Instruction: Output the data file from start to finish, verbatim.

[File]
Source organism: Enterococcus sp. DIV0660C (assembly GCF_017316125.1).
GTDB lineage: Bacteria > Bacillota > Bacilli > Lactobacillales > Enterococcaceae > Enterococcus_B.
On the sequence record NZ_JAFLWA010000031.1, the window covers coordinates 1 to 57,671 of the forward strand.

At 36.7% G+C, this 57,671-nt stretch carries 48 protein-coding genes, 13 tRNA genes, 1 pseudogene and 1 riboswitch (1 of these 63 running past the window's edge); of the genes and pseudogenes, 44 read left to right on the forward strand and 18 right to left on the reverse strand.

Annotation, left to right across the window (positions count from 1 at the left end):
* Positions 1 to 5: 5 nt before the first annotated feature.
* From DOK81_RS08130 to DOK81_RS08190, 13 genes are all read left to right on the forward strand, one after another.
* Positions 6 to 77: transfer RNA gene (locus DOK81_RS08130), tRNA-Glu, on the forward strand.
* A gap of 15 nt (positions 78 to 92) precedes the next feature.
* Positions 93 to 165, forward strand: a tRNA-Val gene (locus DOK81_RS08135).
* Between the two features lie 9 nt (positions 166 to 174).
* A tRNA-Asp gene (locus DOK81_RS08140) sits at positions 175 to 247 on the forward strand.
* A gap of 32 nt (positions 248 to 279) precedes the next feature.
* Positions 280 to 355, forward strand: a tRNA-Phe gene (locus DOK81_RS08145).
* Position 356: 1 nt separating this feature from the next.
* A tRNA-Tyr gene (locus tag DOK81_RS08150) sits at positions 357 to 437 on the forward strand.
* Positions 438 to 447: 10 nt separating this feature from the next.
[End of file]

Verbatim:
Source organism: Enterococcus sp. DIV0660C (assembly GCF_017316125.1).
GTDB lineage: Bacteria > Bacillota > Bacilli > Lactobacillales > Enterococcaceae > Enterococcus_B.
On the sequence record NZ_JAFLWA010000031.1, the window covers coordinates 1 to 57,671 of the forward strand.

At 36.7% G+C, this 57,671-nt stretch carries 48 protein-coding genes, 13 tRNA genes, 1 pseudogene and 1 riboswitch (1 of these 63 running past the window's edge); of the genes and pseudogenes, 44 read left to right on the forward strand and 18 right to left on the reverse strand.

Annotation, left to right across the window (positions count from 1 at the left end):
* Positions 1 to 5: 5 nt before the first annotated feature.
* From DOK81_RS08130 to DOK81_RS08190, 13 genes are all read left to right on the forward strand, one after another.
* Positions 6 to 77: transfer RNA gene (locus DOK81_RS08130), tRNA-Glu, on the forward strand.
* A gap of 15 nt (positions 78 to 92) precedes the next feature.
* Positions 93 to 165, forward strand: a tRNA-Val gene (locus DOK81_RS08135).
* Between the two features lie 9 nt (positions 166 to 174).
* A tRNA-Asp gene (locus DOK81_RS08140) sits at positions 175 to 247 on the forward strand.
* A gap of 32 nt (positions 248 to 279) precedes the next feature.
* Positions 280 to 355, forward strand: a tRNA-Phe gene (locus DOK81_RS08145).
* Position 356: 1 nt separating this feature from the next.
* A tRNA-Tyr gene (locus tag DOK81_RS08150) sits at positions 357 to 437 on the forward strand.
* Positions 438 to 447: 10 nt separating this feature from the next.